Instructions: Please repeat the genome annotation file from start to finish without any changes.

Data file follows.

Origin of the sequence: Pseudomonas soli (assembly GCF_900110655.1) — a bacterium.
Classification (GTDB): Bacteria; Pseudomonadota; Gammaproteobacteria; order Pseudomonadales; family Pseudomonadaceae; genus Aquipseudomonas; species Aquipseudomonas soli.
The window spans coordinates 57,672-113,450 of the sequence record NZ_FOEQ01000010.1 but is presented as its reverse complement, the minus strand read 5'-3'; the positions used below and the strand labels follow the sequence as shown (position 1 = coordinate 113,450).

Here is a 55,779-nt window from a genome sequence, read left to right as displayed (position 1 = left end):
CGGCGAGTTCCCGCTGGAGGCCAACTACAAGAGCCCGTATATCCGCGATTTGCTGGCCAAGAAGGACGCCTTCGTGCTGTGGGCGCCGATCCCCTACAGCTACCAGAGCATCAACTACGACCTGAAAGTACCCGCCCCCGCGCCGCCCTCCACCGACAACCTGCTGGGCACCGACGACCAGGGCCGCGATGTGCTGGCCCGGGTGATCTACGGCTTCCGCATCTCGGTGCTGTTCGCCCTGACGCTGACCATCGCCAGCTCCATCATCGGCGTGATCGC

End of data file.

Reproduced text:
Origin of the sequence: Pseudomonas soli (assembly GCF_900110655.1) — a bacterium.
Classification (GTDB): Bacteria; Pseudomonadota; Gammaproteobacteria; order Pseudomonadales; family Pseudomonadaceae; genus Aquipseudomonas; species Aquipseudomonas soli.
The window spans coordinates 57,672-113,450 of the sequence record NZ_FOEQ01000010.1 but is presented as its reverse complement, the minus strand read 5'-3'; the positions used below and the strand labels follow the sequence as shown (position 1 = coordinate 113,450).

Here is a 55,779-nt window from a genome sequence, read left to right as displayed (position 1 = left end):
CGGCGAGTTCCCGCTGGAGGCCAACTACAAGAGCCCGTATATCCGCGATTTGCTGGCCAAGAAGGACGCCTTCGTGCTGTGGGCGCCGATCCCCTACAGCTACCAGAGCATCAACTACGACCTGAAAGTACCCGCCCCCGCGCCGCCCTCCACCGACAACCTGCTGGGCACCGACGACCAGGGCCGCGATGTGCTGGCCCGGGTGATCTACGGCTTCCGCATCTCGGTGCTGTTCGCCCTGACGCTGACCATCGCCAGCTCCATCATCGGCGTGATCGC